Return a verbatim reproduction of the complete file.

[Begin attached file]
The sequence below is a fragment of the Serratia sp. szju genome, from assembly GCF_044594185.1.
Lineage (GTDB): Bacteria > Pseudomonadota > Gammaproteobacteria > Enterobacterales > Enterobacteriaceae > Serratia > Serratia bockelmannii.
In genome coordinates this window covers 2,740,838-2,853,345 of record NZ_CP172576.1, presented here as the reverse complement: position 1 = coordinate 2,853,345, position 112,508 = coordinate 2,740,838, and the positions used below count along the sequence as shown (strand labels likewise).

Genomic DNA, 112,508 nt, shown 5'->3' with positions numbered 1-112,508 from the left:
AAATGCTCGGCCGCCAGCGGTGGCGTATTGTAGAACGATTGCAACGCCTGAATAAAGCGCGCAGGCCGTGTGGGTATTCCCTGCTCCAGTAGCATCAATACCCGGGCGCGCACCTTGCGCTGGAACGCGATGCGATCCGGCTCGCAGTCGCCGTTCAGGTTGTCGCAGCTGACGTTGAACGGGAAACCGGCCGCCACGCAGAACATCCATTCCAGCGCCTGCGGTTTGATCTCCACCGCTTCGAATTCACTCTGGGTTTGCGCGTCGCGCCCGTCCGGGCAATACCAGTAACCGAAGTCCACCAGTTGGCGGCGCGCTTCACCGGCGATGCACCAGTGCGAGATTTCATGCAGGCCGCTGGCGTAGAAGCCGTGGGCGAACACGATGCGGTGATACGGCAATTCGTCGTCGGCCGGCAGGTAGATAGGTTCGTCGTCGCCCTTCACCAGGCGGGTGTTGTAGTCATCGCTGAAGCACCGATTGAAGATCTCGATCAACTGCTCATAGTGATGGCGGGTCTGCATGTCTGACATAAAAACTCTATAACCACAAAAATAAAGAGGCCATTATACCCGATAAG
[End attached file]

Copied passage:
The sequence below is a fragment of the Serratia sp. szju genome, from assembly GCF_044594185.1.
Lineage (GTDB): Bacteria > Pseudomonadota > Gammaproteobacteria > Enterobacterales > Enterobacteriaceae > Serratia > Serratia bockelmannii.
In genome coordinates this window covers 2,740,838-2,853,345 of record NZ_CP172576.1, presented here as the reverse complement: position 1 = coordinate 2,853,345, position 112,508 = coordinate 2,740,838, and the positions used below count along the sequence as shown (strand labels likewise).

Genomic DNA, 112,508 nt, shown 5'->3' with positions numbered 1-112,508 from the left:
AAATGCTCGGCCGCCAGCGGTGGCGTATTGTAGAACGATTGCAACGCCTGAATAAAGCGCGCAGGCCGTGTGGGTATTCCCTGCTCCAGTAGCATCAATACCCGGGCGCGCACCTTGCGCTGGAACGCGATGCGATCCGGCTCGCAGTCGCCGTTCAGGTTGTCGCAGCTGACGTTGAACGGGAAACCGGCCGCCACGCAGAACATCCATTCCAGCGCCTGCGGTTTGATCTCCACCGCTTCGAATTCACTCTGGGTTTGCGCGTCGCGCCCGTCCGGGCAATACCAGTAACCGAAGTCCACCAGTTGGCGGCGCGCTTCACCGGCGATGCACCAGTGCGAGATTTCATGCAGGCCGCTGGCGTAGAAGCCGTGGGCGAACACGATGCGGTGATACGGCAATTCGTCGTCGGCCGGCAGGTAGATAGGTTCGTCGTCGCCCTTCACCAGGCGGGTGTTGTAGTCATCGCTGAAGCACCGATTGAAGATCTCGATCAACTGCTCATAGTGATGGCGGGTCTGCATGTCTGACATAAAAACTCTATAACCACAAAAATAAAGAGGCCATTATACCCGATAAG